Hello, my name is Victor Chien and I am a rising Senior attending Wilcox High School. I chose to attend this program because I believe it will offer me significant insight into the construction of complex circuitry and various CAD programs. I also want an in depth understanding of Microsoft Kinect’s 3D imaging/detection system and how I can apply this technology to robotics. My starter project is the Digital Name tag, which displays my name in several different intriguing light patterns (Name Tag). My main project, the Kinectobot, is a three wheeled robot controlled by a Microsoft Kinect sensor. I plan to use the Kinect’s point cloud technology to navigate the robot autonomously through difficult terrains. I also plan to use the Kinect’s body tracking technology to control the robot with my arms and hands.
Looking back at all I accomplished over these six weeks, I feels that I was able to gain a much deeper understanding of the role computers and various circuits play in a robot. I have some programming and mechanical experience, but very little electrical engineering exposure. Through my project, I explored many different aspects of electrical engineering. In order to safely power each of the circuits, I had to understand the importance of different voltage levels. Prior to this program, I foolishly thought I could use any battery to power a given electrical component. I was wrong. After burning out a raspberry pi and some motor controllers with a 12V battery pack, I came to realize the hard truth. In addition to understanding how delicate electrical components can be, I also learned to identify the different components on the circuits I used, such as regulators, potentiometers, jumpers, and capacitors. I had to fully understand how each part contributed to the functionality of the circuit as a whole in order to safely incorporate the circuit into the robot. Finally, I got the privilege to work with a raspberry pi computer and OpenCV. Learning these two things will be especially useful for my own engineering projects in the future.
For my next steps, I will continue hacking the Kinect sensor. I have so far gotten the imaging system set up on the Kinect using OpenCV and the Open Kinect Library. Setting up and implementing the Kinect point cloud and body tracking systems will be a long processes in themselves, but I will continue experimenting with it in order to explore 3D imaging technology in the field of robotics.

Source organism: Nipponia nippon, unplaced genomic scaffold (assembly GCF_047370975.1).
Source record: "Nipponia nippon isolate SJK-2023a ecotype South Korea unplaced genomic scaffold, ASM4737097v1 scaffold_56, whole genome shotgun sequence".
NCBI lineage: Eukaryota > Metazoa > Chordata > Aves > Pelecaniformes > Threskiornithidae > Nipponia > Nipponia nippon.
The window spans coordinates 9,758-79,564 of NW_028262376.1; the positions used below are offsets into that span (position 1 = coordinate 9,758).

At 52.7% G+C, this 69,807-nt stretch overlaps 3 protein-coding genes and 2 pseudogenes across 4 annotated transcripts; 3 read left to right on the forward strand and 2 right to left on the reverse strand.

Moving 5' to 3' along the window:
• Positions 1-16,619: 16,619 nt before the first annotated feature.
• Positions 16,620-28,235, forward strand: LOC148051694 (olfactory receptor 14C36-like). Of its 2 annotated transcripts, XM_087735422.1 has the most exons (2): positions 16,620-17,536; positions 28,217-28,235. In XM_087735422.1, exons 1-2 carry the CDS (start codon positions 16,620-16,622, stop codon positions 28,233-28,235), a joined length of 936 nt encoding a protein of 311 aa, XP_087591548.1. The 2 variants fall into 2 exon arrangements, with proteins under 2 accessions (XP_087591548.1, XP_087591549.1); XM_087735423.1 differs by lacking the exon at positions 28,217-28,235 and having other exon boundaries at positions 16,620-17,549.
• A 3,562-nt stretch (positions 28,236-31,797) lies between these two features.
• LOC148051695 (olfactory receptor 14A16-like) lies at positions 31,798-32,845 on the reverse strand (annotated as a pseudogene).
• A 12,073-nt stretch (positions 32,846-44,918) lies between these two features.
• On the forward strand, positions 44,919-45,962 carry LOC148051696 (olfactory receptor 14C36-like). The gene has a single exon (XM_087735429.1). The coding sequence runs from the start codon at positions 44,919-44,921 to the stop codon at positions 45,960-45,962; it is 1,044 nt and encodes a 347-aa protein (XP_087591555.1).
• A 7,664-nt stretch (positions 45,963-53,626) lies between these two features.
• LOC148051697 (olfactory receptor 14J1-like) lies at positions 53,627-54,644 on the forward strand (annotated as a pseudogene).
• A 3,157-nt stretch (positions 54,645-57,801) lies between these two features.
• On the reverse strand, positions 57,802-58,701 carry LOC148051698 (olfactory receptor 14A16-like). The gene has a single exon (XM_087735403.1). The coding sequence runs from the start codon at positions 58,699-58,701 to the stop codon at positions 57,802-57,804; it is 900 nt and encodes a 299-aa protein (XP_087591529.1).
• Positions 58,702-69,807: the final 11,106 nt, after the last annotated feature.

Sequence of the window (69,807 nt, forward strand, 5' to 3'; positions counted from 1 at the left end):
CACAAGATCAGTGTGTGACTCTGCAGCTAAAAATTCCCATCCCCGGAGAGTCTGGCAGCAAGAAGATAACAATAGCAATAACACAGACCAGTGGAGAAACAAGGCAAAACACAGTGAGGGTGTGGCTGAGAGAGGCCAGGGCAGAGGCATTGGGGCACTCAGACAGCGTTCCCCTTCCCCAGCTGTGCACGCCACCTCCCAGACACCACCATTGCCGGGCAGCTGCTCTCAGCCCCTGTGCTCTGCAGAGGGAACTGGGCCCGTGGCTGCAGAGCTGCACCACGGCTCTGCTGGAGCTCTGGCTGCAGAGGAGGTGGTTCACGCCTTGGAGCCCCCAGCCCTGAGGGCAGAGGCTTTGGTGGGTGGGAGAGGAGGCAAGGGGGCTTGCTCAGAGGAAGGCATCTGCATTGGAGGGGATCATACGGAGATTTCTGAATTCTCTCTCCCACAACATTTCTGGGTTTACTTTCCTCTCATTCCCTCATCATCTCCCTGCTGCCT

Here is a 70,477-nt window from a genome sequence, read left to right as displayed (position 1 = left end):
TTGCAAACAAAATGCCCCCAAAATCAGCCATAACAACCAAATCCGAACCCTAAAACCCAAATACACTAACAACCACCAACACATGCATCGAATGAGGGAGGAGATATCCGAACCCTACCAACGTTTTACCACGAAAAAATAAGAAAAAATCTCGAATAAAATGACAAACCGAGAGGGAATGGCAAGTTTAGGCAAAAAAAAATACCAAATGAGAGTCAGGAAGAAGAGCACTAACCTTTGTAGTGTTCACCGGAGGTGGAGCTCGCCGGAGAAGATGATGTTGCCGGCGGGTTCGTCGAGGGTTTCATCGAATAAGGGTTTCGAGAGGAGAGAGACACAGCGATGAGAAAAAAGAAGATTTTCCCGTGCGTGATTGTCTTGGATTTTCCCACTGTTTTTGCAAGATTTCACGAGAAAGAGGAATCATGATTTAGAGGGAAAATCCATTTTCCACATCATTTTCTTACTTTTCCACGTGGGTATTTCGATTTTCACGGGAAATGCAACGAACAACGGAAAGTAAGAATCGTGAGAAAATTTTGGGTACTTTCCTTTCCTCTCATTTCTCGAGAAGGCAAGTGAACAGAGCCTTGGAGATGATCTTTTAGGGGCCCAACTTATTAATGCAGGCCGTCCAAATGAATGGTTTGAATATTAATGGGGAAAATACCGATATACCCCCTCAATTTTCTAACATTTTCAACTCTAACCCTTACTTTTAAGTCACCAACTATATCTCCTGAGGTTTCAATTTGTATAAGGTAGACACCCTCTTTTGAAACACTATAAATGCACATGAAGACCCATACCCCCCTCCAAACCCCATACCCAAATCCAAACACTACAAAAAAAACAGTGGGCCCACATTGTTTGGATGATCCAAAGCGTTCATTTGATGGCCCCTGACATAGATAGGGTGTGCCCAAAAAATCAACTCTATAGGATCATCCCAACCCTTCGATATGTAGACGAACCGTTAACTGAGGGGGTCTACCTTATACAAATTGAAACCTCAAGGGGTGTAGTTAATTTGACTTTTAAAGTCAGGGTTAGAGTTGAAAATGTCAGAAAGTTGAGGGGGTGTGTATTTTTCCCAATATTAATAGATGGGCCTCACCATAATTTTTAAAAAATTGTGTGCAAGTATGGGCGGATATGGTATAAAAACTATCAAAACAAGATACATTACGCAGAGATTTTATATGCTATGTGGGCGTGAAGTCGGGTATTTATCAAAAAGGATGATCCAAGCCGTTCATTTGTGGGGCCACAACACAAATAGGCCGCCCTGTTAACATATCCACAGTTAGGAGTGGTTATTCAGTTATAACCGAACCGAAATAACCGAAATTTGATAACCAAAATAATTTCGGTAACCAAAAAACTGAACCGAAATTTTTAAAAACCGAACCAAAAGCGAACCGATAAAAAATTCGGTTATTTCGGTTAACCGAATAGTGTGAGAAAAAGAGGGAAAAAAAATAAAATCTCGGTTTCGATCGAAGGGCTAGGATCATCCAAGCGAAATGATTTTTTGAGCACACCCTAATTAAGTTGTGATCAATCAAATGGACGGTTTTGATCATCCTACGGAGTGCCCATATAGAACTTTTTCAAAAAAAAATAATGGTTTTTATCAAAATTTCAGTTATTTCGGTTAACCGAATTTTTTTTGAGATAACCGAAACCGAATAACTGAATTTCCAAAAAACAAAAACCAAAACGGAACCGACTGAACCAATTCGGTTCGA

Final Project: KinectoBot – A three wheeled robot controlled by a Kinect sensor.
Final Project Documentation:
Bill Of Materials: BOM Link
Python Code: Code Link
Matter Control Settings for 3D Printer: MC Link
3D CAD STL Files:
My second milestone is to connect the different circuit components, such as the raspberry pi and the motor controller together and write a working program to control the robot with the arrow keys on my laptop. Through the completion of my second milestone, I learned how to use python and the command line to write programs on the raspberry pi. In order to control the robot, I wrote a program that takes in arrow key commands from the user to tell the robot which direction to run. I also learned how to use ssh to connect my laptop to the raspberry pi. With ssh, I am able to access the command line or terminal on the raspberry pi via wifi. In this way, I am able to remotely run a program on the raspberry pi from my laptop. Finally, I now understand how to use a motor controller. The motor controller receives signal from the raspberry pi to control the motors. It also powers the two motors with the 12V battery pack. I could not use the raspberry pi to directly power the two motors as they are designed to run off 12V. The raspberry pi can only handle a 5V power supply. Therefore, I have to use the motor controller to power the motors instead.